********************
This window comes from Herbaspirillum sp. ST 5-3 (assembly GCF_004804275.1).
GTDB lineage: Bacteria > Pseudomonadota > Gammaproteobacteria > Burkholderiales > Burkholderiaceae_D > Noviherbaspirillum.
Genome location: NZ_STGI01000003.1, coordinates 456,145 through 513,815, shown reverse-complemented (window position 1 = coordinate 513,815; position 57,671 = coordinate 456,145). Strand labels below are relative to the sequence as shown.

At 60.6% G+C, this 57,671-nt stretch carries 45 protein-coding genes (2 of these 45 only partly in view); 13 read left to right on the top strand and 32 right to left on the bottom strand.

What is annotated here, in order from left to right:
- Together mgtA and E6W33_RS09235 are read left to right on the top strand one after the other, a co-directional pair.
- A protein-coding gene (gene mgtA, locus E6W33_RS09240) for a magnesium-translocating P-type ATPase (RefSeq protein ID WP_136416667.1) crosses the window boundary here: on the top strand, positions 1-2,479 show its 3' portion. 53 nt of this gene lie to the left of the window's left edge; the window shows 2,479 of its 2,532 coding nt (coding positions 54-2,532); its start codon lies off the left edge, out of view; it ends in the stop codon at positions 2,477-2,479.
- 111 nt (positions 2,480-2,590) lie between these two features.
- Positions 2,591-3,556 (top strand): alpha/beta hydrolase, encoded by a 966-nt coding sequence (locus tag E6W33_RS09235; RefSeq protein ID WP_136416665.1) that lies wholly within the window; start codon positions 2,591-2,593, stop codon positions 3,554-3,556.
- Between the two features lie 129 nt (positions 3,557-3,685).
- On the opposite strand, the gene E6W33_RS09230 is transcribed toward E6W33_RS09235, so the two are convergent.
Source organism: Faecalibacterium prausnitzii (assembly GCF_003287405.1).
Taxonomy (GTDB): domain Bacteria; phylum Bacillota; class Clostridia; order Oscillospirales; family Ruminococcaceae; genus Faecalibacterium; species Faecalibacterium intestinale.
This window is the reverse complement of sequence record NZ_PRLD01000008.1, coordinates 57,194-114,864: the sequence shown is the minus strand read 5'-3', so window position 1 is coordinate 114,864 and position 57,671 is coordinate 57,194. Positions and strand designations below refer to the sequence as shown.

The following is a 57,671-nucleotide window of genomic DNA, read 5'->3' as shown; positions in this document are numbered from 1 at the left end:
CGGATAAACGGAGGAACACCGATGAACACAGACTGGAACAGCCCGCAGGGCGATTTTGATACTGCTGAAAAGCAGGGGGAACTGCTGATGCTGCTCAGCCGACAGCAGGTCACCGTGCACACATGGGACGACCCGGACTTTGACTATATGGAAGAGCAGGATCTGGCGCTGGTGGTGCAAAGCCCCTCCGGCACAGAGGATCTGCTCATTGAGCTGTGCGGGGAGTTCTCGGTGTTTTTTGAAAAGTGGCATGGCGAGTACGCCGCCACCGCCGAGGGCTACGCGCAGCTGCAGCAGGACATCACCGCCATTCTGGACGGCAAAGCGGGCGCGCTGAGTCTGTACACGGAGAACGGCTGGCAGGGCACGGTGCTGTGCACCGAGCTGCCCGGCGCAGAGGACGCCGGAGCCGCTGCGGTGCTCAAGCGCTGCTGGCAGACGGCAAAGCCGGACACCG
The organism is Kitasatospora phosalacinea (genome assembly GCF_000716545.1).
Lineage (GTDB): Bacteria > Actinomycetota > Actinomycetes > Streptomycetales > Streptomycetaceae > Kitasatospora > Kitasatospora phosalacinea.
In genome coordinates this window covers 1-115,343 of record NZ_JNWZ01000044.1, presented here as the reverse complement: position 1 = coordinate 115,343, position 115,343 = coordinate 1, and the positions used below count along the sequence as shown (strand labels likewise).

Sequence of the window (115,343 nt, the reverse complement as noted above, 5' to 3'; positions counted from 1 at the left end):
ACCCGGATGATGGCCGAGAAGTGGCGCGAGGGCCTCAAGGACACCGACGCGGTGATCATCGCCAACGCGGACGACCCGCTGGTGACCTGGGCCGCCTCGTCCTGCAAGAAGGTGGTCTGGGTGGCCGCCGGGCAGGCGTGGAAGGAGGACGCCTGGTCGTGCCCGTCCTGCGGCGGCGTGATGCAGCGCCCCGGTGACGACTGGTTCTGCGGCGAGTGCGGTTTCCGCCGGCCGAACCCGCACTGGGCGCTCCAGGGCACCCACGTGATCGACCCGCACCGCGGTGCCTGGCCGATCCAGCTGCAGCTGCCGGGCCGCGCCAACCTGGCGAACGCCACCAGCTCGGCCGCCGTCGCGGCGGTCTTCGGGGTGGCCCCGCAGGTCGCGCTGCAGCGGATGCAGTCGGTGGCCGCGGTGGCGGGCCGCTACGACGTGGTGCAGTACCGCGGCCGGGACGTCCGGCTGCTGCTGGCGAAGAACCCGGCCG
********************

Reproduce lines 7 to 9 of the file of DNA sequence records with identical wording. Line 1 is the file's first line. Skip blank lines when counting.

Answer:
- A protein-coding gene (gene mgtA, locus E6W33_RS09240) for a magnesium-translocating P-type ATPase (RefSeq protein ID WP_136416667.1) crosses the window boundary here: on the top strand, positions 1-2,479 show its 3' portion. 53 nt of this gene lie to the left of the window's left edge; the window shows 2,479 of its 2,532 coding nt (coding positions 54-2,532); its start codon lies off the left edge, out of view; it ends in the stop codon at positions 2,477-2,479.
- 111 nt (positions 2,480-2,590) lie between these two features.
- Positions 2,591-3,556 (top strand): alpha/beta hydrolase, encoded by a 966-nt coding sequence (locus tag E6W33_RS09235; RefSeq protein ID WP_136416665.1) that lies wholly within the window; start codon positions 2,591-2,593, stop codon positions 3,554-3,556.